It is all too common to rush between activities and places. We have so much to do, so little time, we have to hurry. This sense of urgency takes away from being able to help our child’s nervous system stay grounded and feel safe, because it removes the ability to really utilize defensive orienting.
These are examples of how to use defensive orienting in your everyday moments with your child:
- You hear a sound that breaks the focus of the moment, you take this moment to engage with your child and take a break before continuing on with the day
- Change your posture by stretching or standing, but in a calm way to give physical cues to your child that you are not afraid.
- Say “that sound sort of startled me!” Chuckle a bit, laugh at yourself, but in a compassionate way. “Why don’t we take a few minutes to just look around the room. Hmm… it seems everything is ok. I feel myself calm again and ready to get back to …”
- You pull up outside of a bank or store you need to go into, you stay buckled up, and calmly look all around, even behind the car.
- You can then say, “It all looks good and I feel safe getting out of the car. How about you? Did you take a look around too?”
- You and your child arrive at an event with other people present, you find a spot just outside and out of the way and say, “I just want to orient myself to what is going on so I can be calm and be my best self. Oh, I hear this person’s voice! It sounds like there are several different groups talking. When I walk in the door, I am going to pause a moment to orient myself to what I see, and see if it matches what I heard out here! It’ll be a game to see what all I could pick up just with my ears out here!”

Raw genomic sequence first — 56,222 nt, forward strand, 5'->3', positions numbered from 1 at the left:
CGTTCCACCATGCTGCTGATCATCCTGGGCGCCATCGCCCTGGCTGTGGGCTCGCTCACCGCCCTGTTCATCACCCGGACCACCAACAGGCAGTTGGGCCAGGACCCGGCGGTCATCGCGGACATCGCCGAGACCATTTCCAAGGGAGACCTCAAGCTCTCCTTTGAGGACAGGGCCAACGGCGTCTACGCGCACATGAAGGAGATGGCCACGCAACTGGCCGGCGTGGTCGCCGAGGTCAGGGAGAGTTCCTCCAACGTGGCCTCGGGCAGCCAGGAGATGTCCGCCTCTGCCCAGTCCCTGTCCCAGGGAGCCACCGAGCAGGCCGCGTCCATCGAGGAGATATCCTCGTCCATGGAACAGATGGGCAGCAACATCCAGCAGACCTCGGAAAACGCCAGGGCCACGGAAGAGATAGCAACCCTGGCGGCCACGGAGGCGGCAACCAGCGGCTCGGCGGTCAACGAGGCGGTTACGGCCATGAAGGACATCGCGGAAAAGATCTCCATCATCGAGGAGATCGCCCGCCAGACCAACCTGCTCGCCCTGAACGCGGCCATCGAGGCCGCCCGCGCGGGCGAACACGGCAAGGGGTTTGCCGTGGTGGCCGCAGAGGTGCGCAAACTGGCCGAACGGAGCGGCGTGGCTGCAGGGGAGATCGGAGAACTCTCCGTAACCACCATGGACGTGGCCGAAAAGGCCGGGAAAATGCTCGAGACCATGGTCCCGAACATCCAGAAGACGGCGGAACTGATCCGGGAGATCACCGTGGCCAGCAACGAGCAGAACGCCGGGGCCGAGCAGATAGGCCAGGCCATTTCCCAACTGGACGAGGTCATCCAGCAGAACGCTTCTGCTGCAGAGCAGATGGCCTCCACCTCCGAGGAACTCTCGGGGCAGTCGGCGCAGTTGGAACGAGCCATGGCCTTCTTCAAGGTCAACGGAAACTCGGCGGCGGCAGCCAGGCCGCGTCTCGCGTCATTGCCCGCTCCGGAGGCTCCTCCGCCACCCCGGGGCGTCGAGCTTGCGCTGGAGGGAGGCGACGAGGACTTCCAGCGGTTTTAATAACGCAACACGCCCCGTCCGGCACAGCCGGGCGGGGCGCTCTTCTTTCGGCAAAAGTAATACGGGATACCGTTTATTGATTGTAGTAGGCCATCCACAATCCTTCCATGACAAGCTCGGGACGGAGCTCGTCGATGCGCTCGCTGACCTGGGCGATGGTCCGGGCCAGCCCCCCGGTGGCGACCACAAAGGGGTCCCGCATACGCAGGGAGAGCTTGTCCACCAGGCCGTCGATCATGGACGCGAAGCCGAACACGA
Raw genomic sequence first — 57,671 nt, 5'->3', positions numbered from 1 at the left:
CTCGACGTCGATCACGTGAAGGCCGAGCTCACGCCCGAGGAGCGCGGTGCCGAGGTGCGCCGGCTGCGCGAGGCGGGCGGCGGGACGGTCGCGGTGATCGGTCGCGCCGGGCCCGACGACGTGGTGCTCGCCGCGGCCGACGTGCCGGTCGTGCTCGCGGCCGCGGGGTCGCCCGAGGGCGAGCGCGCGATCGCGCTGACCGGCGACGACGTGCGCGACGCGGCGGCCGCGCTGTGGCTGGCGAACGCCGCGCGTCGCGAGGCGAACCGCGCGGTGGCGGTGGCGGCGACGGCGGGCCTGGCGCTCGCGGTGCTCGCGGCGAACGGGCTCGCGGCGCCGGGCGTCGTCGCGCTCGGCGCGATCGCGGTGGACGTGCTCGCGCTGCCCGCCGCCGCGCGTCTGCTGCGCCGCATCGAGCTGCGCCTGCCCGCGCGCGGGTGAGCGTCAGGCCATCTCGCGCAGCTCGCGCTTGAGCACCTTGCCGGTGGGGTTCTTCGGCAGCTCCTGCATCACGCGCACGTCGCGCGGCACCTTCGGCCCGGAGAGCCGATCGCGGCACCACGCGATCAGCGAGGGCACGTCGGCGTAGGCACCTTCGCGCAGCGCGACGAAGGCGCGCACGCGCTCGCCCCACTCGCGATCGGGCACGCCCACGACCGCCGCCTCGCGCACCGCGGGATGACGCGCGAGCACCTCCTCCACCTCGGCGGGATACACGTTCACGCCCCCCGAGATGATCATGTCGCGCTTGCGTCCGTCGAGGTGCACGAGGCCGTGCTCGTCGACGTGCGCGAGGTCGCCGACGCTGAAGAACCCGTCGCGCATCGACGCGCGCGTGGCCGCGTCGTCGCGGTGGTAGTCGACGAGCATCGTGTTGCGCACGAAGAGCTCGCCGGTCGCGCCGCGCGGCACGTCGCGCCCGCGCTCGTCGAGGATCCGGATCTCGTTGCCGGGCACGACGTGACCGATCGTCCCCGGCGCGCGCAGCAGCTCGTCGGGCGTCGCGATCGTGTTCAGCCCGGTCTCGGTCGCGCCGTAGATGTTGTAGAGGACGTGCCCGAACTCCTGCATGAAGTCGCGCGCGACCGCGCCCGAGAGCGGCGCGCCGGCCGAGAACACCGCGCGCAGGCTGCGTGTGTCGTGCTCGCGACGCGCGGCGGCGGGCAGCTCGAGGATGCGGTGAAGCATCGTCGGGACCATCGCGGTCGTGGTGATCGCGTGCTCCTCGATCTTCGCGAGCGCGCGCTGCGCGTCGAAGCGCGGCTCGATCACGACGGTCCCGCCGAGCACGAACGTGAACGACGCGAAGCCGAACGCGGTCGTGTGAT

Yes, at first this will be awkward for you and them, as you are making orienting an intentional action when it is normally an automatic process, but by doing this, it will have a few bonus results that you may not expect.
Your child will begin to see that you take safety very important, and will therefore, trust you more with their safety.
- They will be curious about what you’re doing and will watch you – you need them to watch you while they are in the attachment phase!
- They will start to learn actions they can actively do in order to keep themselves feeling safe. They will no longer feel as helpless and scared, because they have watched and learned from you on how to keep safe.
- By teaching them tools they can use to keep themselves safe will empower them, which will cause them to be less likely to be triggered or lash out with anger and violence.
As we have seen, it is vital to help teach and show a child with Attachment Disorder how to find their felt sense of safety. We have looked at the neuroscience of safety and how it can drastically influence a person’s life, as well as how to use defensive orienting to further help one’s child heal.
Have you used any of these tools when helping your child feel safe in crowded overly stimulated places? Have they helped your child or yourself?
I’d love to hear about your journey or your child’s journey in healing from Attachment Disorder.
Encouraging you on,
- Porges, Stephen, PhD (2011). The Polyvagal Theory: Neurophysiogolical Foundations of Emotions, Attachment, Communication and Self-regulation. W.W. Norton & Company
- Bradley M.M. Natural Selective Attention: Orienting and Emotion. Psychophysiology. Jan 2009; 46(1): 1-11